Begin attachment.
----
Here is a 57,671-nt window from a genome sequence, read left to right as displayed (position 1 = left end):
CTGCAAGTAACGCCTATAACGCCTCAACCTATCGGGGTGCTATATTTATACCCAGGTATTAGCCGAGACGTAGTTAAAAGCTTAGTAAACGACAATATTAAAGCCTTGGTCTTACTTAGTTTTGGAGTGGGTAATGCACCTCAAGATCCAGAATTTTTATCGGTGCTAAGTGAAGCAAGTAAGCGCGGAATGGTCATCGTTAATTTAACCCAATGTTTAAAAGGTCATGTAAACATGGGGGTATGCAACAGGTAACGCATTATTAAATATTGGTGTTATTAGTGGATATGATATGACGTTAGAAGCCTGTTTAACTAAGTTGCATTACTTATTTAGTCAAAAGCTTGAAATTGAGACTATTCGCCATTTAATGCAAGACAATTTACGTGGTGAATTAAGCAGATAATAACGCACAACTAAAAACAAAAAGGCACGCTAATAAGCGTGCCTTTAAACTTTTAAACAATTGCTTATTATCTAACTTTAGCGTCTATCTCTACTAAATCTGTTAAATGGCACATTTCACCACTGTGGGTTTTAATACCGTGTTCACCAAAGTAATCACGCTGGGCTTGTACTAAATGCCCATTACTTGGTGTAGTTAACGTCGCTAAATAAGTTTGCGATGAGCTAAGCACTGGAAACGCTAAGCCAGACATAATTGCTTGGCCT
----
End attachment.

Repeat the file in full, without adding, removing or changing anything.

Here is a 57,671-nt window from a genome sequence, read left to right as displayed (position 1 = left end):
CTGCAAGTAACGCCTATAACGCCTCAACCTATCGGGGTGCTATATTTATACCCAGGTATTAGCCGAGACGTAGTTAAAAGCTTAGTAAACGACAATATTAAAGCCTTGGTCTTACTTAGTTTTGGAGTGGGTAATGCACCTCAAGATCCAGAATTTTTATCGGTGCTAAGTGAAGCAAGTAAGCGCGGAATGGTCATCGTTAATTTAACCCAATGTTTAAAAGGTCATGTAAACATGGGGGTATGCAACAGGTAACGCATTATTAAATATTGGTGTTATTAGTGGATATGATATGACGTTAGAAGCCTGTTTAACTAAGTTGCATTACTTATTTAGTCAAAAGCTTGAAATTGAGACTATTCGCCATTTAATGCAAGACAATTTACGTGGTGAATTAAGCAGATAATAACGCACAACTAAAAACAAAAAGGCACGCTAATAAGCGTGCCTTTAAACTTTTAAACAATTGCTTATTATCTAACTTTAGCGTCTATCTCTACTAAATCTGTTAAATGGCACATTTCACCACTGTGGGTTTTAATACCGTGTTCACCAAAGTAATCACGCTGGGCTTGTACTAAATGCCCATTACTTGGTGTAGTTAACGTCGCTAAATAAGTTTGCGATGAGCTAAGCACTGGAAACGCTAAGCCAGACATAATTGCTTGGCCT